Throughout primary and secondary education both maths and biology were my strongest subjects. I then began the Biomaterial Science and Tissue Engineering degree within the Materials Science Department at Sheffield University. My degree encompassed materials engineering principles then allowed me to apply these to biological problems, while providing me with a good background of both materials and biological challenges. My time as an undergraduate allowed me to try a range of activities and join an array of societies where I found that I enjoyed working within committee’s on various projects.
Alongside my MEng degree I completed a work placement at Ardagh Glass where I accomplished production control tests on batches of glass; I also undertook an EPSRC Summer research studentship within The Kroto Research Institute working on Tissue Engineered nerve. While I enjoyed the professional nature within a commercial company, I found the research environment interesting and always developing. Therefore in my final year I began to look for programmes which contained both an element of industrial involvement and research. The Integrated Tribology Centre for Doctoral Training at the Universities of Sheffield and Leeds offers exactly this.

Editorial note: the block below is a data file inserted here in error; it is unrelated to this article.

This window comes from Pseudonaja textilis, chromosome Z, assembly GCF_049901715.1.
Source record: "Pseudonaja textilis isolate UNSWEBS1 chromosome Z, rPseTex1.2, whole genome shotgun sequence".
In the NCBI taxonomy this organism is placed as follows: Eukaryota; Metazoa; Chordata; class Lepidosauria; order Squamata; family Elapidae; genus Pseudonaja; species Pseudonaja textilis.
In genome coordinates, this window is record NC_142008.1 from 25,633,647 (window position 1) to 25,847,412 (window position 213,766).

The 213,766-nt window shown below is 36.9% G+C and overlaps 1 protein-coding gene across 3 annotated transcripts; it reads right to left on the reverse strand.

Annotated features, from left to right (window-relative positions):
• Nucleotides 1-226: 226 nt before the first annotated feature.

The programme offers the opportunity to work with leading academics and industrialists on the problems that face industry today while encouraging professional development. Tribology is an excellent area of research to be involved with as the science of interacting surfaces in relative motion can be applied to a vast number of different sectors; resultantly, I believe, allowing the transition of knowledge to travel further than that of a restricted research area.